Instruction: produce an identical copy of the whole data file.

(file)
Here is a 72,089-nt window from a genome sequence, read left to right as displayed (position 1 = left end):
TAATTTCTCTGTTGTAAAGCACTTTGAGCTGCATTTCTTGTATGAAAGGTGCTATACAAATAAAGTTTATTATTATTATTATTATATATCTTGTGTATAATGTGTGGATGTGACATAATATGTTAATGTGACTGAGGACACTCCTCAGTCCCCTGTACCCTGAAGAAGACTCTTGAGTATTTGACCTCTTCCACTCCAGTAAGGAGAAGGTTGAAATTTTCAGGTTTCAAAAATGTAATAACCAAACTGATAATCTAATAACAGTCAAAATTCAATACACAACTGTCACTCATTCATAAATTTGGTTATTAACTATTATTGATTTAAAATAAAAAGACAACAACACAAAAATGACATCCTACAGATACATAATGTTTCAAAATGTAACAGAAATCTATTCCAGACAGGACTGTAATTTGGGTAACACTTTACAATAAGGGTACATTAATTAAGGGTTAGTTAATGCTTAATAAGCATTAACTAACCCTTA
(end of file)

Here is a 72,089-nt window from a genome sequence, read left to right as displayed (position 1 = left end):
TAATTTCTCTGTTGTAAAGCACTTTGAGCTGCATTTCTTGTATGAAAGGTGCTATACAAATAAAGTTTATTATTATTATTATTATATATCTTGTGTATAATGTGTGGATGTGACATAATATGTTAATGTGACTGAGGACACTCCTCAGTCCCCTGTACCCTGAAGAAGACTCTTGAGTATTTGACCTCTTCCACTCCAGTAAGGAGAAGGTTGAAATTTTCAGGTTTCAAAAATGTAATAACCAAACTGATAATCTAATAACAGTCAAAATTCAATACACAACTGTCACTCATTCATAAATTTGGTTATTAACTATTATTGATTTAAAATAAAAAGACAACAACACAAAAATGACATCCTACAGATACATAATGTTTCAAAATGTAACAGAAATCTATTCCAGACAGGACTGTAATTTGGGTAACACTTTACAATAAGGGTACATTAATTAAGGGTTAGTTAATGCTTAATAAGCATTAACTAACCCTTA